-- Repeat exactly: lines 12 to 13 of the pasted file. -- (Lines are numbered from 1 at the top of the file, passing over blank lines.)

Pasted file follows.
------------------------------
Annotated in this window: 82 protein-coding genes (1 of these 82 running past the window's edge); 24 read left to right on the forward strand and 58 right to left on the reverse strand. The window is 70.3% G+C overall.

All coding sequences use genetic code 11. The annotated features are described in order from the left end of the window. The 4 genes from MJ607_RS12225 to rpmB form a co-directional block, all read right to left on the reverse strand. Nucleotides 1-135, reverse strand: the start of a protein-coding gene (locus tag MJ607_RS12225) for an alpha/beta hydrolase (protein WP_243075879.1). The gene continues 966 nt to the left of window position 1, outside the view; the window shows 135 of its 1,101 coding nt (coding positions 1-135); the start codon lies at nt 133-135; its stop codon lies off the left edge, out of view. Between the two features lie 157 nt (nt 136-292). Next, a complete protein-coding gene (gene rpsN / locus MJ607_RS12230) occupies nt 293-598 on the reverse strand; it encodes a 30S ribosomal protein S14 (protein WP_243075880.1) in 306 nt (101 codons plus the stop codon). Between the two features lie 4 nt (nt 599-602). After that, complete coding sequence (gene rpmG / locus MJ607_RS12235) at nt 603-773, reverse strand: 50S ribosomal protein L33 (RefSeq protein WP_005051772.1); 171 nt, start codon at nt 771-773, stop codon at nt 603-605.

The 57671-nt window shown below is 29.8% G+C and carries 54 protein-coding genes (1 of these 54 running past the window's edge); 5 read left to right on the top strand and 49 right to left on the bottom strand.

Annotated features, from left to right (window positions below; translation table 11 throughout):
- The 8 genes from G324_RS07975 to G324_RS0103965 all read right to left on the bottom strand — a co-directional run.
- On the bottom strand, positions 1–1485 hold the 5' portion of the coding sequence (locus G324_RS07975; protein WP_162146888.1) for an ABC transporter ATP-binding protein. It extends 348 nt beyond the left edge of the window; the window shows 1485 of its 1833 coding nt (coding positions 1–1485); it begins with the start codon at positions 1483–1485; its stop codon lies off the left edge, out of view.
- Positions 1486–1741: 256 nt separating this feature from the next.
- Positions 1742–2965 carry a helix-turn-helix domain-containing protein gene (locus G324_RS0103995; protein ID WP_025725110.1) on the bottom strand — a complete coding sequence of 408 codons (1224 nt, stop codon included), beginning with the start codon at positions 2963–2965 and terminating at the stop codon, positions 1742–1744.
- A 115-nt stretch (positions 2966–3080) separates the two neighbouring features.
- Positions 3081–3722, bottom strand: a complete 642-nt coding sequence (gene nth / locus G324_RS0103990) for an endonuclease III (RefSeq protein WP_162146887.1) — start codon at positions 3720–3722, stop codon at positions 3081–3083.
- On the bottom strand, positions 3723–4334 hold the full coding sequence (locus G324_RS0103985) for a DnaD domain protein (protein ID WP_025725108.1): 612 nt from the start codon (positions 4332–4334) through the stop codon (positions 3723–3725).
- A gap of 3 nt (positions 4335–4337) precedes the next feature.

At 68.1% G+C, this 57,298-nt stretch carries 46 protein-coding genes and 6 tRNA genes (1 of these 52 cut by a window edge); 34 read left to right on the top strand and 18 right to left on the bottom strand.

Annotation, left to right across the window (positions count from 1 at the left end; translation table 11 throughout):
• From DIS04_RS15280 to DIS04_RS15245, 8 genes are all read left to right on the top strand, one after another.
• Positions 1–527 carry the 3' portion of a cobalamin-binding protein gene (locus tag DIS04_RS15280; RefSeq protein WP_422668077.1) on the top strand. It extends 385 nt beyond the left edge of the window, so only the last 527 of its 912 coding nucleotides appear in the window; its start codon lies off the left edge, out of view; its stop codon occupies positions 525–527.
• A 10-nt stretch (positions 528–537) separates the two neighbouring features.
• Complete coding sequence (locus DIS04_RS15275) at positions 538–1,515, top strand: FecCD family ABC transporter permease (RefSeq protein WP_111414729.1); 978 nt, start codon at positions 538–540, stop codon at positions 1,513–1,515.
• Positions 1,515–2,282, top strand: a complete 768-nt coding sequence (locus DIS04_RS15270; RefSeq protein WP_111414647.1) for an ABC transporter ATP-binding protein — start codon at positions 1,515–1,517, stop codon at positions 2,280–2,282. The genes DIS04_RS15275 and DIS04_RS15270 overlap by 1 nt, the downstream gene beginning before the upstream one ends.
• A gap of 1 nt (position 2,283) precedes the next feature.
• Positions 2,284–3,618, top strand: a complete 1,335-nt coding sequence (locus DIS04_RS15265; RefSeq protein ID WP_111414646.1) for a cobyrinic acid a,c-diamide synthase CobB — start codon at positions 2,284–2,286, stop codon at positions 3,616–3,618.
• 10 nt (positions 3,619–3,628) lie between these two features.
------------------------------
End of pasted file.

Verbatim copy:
- A gap of 3 nt (positions 4335–4337) precedes the next feature.

At 68.1% G+C, this 57,298-nt stretch carries 46 protein-coding genes and 6 tRNA genes (1 of these 52 cut by a window edge); 34 read left to right on the top strand and 18 right to left on the bottom strand.